First little incident was purely mechanical on the coach. I had given lots of thought to issues like water tanks and lines being cold leaving here (it was 21 degrees when we pulled out) but hadnt really thought anything at all about the engine itself, figuring a big diesel engine would be just fine. Wrong! Seems our little darling just doesnt like to go very fast in the cold weather! Once we reached WV and started hitting some hills, I kept getting an engine light and buzzer whenever the rpm's got above about 18 (translation: just about every hill IF I tried to keep up with traffic) The temperature gauge was just above 1/4 and never did leave that spot, even after driving for hours. So after talking to people at our home dealership and Freightliner, we continued on our way trying to keep the rpm low enough to not elicit a warning. Warnings continued for over 2 hours and although it took me a couple times to realize what was causing it, it had to do with rpm every time. As predicted, once warmth of day and a more southern locale took effect, we had no further issues. We joked that the poor guy just didn't want to get out of bed!

    The one area i had been concerned with driving most was the area just beyond Charleston, WV on down to about Wytheville, VA where the most hills/mountains were. I knew if we hit yucky roads there, we might be in trouble. We had a backup plan to use the Atlanta route if bad weather was in store. Fortunately, forecasts looked good and we were able to proceed with the shortest route - and miss Atlanta - a major goal! We did, however, mark our "Next Exit" book "only if desperate" in one area in Southern WV just due to the size and configuration of the roads/exits. We got off at one exit that was in red in the book (and therefore supposedly RV friendly - right???) Wrong again! This was the tightest little curvy road with a one lane bridge and a station barely big enough for 2 cars, let alone us towing a car. We were parked IN the road to reach the pump, and there was nowhere to turn around! Thankfully there was a little Motel/RV Park (although calling either of them that was a stretch) just up the street where we were able to get ourselves turned around (barely) and back onto the highway. The ramp onto I-77 was not exactly RV friendly either, and I was extremely thankful the only snow they had was in the grass and the roads themselves were dry.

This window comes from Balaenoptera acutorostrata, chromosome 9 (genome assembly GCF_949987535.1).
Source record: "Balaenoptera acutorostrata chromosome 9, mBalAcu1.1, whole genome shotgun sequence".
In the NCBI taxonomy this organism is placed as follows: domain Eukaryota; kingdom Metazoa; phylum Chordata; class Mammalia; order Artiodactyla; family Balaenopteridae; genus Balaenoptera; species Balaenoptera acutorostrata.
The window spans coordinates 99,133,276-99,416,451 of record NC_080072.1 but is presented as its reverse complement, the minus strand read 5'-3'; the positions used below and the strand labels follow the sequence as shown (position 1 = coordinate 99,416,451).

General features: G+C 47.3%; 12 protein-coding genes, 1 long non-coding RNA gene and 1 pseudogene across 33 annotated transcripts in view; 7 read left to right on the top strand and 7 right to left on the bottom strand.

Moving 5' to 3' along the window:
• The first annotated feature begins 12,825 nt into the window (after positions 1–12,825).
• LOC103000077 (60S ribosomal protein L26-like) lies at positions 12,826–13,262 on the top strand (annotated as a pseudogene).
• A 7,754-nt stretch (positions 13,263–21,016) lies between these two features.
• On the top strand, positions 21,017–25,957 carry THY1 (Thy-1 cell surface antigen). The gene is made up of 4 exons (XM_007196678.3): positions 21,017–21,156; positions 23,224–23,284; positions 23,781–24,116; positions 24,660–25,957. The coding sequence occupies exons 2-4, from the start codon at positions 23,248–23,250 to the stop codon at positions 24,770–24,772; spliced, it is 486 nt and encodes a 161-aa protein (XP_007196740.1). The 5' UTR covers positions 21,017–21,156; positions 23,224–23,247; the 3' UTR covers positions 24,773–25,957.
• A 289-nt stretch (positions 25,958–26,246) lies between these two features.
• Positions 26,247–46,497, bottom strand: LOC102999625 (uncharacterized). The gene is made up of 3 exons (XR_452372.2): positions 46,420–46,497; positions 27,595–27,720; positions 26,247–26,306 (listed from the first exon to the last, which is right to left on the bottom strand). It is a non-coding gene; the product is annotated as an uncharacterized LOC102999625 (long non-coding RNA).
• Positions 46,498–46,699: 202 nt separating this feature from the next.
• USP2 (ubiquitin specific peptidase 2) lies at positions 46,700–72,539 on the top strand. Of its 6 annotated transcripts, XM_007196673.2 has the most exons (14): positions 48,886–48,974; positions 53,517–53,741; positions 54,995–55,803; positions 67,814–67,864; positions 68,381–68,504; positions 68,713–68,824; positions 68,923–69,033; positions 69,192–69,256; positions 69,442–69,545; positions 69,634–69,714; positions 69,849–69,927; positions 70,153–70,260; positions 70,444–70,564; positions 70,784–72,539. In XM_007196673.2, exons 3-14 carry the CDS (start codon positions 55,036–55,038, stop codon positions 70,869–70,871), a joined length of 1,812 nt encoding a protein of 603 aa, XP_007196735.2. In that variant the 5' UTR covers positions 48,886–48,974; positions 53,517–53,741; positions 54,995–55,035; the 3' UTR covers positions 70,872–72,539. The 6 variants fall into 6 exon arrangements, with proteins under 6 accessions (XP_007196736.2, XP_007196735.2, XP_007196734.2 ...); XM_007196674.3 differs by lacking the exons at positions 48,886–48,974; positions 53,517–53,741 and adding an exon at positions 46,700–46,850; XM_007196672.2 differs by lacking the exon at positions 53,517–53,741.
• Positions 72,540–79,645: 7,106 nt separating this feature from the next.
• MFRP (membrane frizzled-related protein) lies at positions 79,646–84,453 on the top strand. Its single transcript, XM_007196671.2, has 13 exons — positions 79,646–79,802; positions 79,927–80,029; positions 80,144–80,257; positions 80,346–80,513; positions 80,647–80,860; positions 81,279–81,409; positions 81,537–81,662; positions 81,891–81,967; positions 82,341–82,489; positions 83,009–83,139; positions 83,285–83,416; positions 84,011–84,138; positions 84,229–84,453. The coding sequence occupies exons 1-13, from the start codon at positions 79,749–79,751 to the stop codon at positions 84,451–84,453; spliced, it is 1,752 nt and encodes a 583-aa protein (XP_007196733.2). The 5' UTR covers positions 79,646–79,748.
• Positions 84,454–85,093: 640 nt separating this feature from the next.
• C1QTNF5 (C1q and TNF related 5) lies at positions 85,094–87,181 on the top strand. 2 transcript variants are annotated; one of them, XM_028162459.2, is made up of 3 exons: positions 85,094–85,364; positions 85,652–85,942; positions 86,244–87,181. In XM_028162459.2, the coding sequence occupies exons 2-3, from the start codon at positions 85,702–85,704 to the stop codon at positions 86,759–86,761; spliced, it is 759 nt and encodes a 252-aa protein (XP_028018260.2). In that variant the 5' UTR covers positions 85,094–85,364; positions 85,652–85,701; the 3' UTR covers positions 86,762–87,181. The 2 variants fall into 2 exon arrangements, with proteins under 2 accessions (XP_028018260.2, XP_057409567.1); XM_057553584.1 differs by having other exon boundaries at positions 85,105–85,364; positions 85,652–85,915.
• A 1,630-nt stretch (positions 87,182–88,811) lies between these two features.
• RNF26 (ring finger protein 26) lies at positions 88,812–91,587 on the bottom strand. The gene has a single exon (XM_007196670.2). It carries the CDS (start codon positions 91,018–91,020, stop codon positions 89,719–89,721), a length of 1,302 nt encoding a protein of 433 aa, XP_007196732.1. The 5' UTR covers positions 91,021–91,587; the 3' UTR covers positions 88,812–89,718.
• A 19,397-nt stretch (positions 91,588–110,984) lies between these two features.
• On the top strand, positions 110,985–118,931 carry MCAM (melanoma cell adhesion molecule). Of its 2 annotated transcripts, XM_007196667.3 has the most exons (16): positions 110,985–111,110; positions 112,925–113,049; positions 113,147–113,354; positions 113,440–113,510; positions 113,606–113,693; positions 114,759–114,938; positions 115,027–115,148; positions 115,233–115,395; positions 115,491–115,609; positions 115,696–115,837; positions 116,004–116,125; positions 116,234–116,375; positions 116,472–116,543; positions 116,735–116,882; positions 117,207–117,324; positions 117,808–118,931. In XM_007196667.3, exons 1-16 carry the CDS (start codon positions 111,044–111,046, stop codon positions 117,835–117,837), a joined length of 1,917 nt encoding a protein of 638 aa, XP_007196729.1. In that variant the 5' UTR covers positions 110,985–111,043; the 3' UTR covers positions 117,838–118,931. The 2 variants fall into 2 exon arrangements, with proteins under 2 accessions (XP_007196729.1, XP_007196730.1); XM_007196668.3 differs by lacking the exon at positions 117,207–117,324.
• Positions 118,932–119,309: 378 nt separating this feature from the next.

Rest of the way to Savannah was uneventful and we were able to switch between drivers and keep the coach moving most of the time, except for a few short breaks. Since we'd been in Savannah a few years ago, we really wanted to reach it in time to head down to River Street for some good food. We stopped at a Truckstop that had overnight parking just North of Savannah and took off the car. We went down to River Street and found some good grub at Bernie's and picked up the requisite Georgia Pralines at "River Street Sweets" What a basket of steamed shrimp and some sugar wont cure, right? YUM!

    Staying at the truckstop was no big deal and we were able to open faucets and get some water moving. Unfortunately, i made a newbie mistake and neglected to realize we had a valve to turn in order to get water to the hot water heater. As much as I had quizzed the mechanic, somehow we failed to get that onto my notes! So we proceeded without showers afterall and later got a call in to the dealership and figured out what we'd done. (By the time I make every one of these mistakes, I WILL know how to do this stuff!)

    Since we made such good time, the 2nd driving day was much less intense. We were in our destination (Orange Grove Campground in Orlando) in 6 hours, and had some time to relax and enjoy the sunshine! While I wont be putting this little campground on my all time favorites list, it was adequate. We stayed 5 nights for only $150. As compared to $85 or more a night for the Disney Campground it was fine. Since we were gone most of every day in parks and such, we werent too concerned that the pool was unheated (and green) and the putt-putt thing was from the 80's (we played anyway :) The park is filled with mostly snowbirds and they had their Bingo, etc, etc to keep them busy. :)

    We visited Disney's Hollywood Studios, Sea World and Universal Studios over the next four days. We planned a rest day in the middle, but found we didnt really need it. There really isnt much to do in Orlando unless you are into shopping or spending money on "fun". (Lots of Fancy Putt-putt, go-karts, helicopter rides, etc) We grabbed a few souvenirs, some oranges and basically hung out for the day. Loved these parks, especially the Roller Coasters!